Does UK High Inflation Mean The End of The 18 Year Property Cycle?
Ever heard of the 18 year property cycle? This somewhat obscure concept has been around for quite some time, and it’s rooted in centuries of historical data.
The man behind the theory, Fred Harrison, has had an uncanny knack for predicting major property downturns.
Whilst a controversial figure, he foresaw the crashes of 2008 and 1990, and he predicts another crash for 2026.
Now, with inflation running amok and mortgage rates taking off, it begs the question: will the 18-year cycle hold true?
Who is Fred Harrison?
Fred Harrison is a British author, economist, economic commentator, and corporate policy advisor. He is notable for his stances on land reform and belief that an overreliance on land, property, and mortgages weakens economic structures and makes companies vulnerable to economic collapse.
Harrison has written over 20 books on economics and land reform. He is also a regular contributor to newspapers and magazines, and he has appeared on numerous radio and television programs. He is the Research Director of the Land Research Trust, a London-based think tank that promotes land reform.
Harrisons critics argue that his economic theories are simplistic and that he ignores the role of other factors, such as government policy, in economic growth. However, his supporters argue that he is a visionary thinker who has identified the root cause of many of the world’s economic problems.
In 2005, Harrison predicted that the global financial crisis of 2008 would be triggered by a collapse in the housing market. He argued that the housing market was overheated and that the high prices were unsustainable.
His prediction was widely criticised at the time, but it turned out to be correct.
Understanding the 18-Year Cycle
Imagine a roller coaster. First, there’s the slow climb. This is the four-year period after a crash, where the property market is warming up. Then, for the next six or seven years, the market modestly climbs in what’s termed the ‘recovery phase’.
Just as you feel the thrill is over, there’s a short drop, which signifies the mid-cycle dip. The final and most exhilarating part? A six to seven-year boom phase where property prices skyrocket. Sounds exciting, right?
But here’s the twist.
Up until last year, the cycle seemed to be in perfect motion. From April 2020 to November 2022, average house prices shot up by 27%, from £230,000 to £292,000.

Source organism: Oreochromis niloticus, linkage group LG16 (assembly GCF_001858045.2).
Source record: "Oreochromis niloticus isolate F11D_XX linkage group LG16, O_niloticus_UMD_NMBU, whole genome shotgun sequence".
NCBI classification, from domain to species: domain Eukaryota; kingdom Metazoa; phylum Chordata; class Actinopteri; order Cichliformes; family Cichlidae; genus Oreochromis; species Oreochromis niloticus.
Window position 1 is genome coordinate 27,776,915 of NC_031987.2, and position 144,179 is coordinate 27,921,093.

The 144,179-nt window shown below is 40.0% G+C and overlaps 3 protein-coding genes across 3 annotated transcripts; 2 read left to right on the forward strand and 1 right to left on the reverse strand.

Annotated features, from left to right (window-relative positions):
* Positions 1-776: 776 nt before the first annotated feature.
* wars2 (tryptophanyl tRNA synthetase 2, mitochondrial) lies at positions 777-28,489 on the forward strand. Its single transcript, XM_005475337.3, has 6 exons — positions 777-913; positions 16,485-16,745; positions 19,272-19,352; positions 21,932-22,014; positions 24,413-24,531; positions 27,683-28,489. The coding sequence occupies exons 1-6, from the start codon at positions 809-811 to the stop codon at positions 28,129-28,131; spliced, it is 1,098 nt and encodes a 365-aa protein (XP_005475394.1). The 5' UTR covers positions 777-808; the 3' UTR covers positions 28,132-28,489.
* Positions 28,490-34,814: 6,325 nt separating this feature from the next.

If the 18-year cycle was on track, we should be in the midst of the thrilling boom phase. So why are average house prices now taking a nosedive?
Mortgage Rates, Inflation, and the Current Cycle
The Bank of England’s swift interest rate hikes have introduced us to the reality of higher mortgage rates. The property market is feeling the pinch. Nationwide’s latest stats show house prices are down by 3.8% annually, while Halifax reports a 2.4% dip.
But Harrison thinks there’s more to the story.
While many see doom and gloom, he views the current state as a mere hiccup. In his eyes, Covid caused a premature surge in prices.
Now, the market needs a moment to catch its breath.
Harrison is confident that prices will once again soar, supported by factors like the government’s haphazard approach to housing and the potential exit of landlords from the market.
If you’re wondering how landlord exits could boost prices, think about this: fewer rental options could push more people to buy, driving up demand and prices. Makes sense, doesn’t it?
Factors Reinforcing the Cycle
Harrison’s crystal ball shows a few more elements in play. The upcoming general election, for instance, is expected to be a price propellant. Politicians won’t risk alienating potential homeowners with any unfavourable moves.
Moreover, as inflation nibbles away at other asset returns, properties, especially rent-yielding ones, will shine brighter in investors’ portfolios. The quest for stable returns could, in turn, bolster the 18-year cycle.
Crash in 2026: A Sure Bet?
Despite the current market turbulence, Harrison is not budging from his 2026 prediction. With significant elections on the horizon, he believes governments will pull out all the stops to woo their voter base, inadvertently driving up property values.
But he warns of a sharp downturn post-2026, triggered by a lack of robust response mechanisms like those seen in 2008. Remember the austerity measures? Those might seem like a walk in the park compared to what’s ahead.
Harrison envisions a recession dwarfing the 2008 crisis. Factors like climate-induced migrations, geopolitical tensions, and even potential political shifts in the USA could further muddy the waters. With so many variables in play, predicting the exact fallout is a challenge. But one thing’s for sure – turbulent times lie ahead.
Can Anything Break the Cycle?
If you’re banking on pricier mortgages to break the cycle, think again. In Harrison’s view, nothing short of a global war can alter the trajectory. While political interventions can cause minor deviations (remember the incentives for first-time buyers?), the overarching trend remains unyielding.
So, what’s the takeaway for all of us?
While the future remains uncertain, one thing is clear: property markets are influenced by a myriad of factors, both predictable and unforeseen. Whether or not the 18-year cycle will continue as predicted remains to be seen.
But it’s always wise to keep an ear to the ground and an eye on the horizon. After all, forewarned is forearmed. And the experts at Questa are always happy to discuss your specific investment challenges.
The information provided in this article isn’t personal advice. It is a commentary on media discussion about an issue we feel is valuable and interesting. We’ve based our details on reliable sources, but we can’t guarantee their accuracy. Questa Chartered isn’t required to update this information.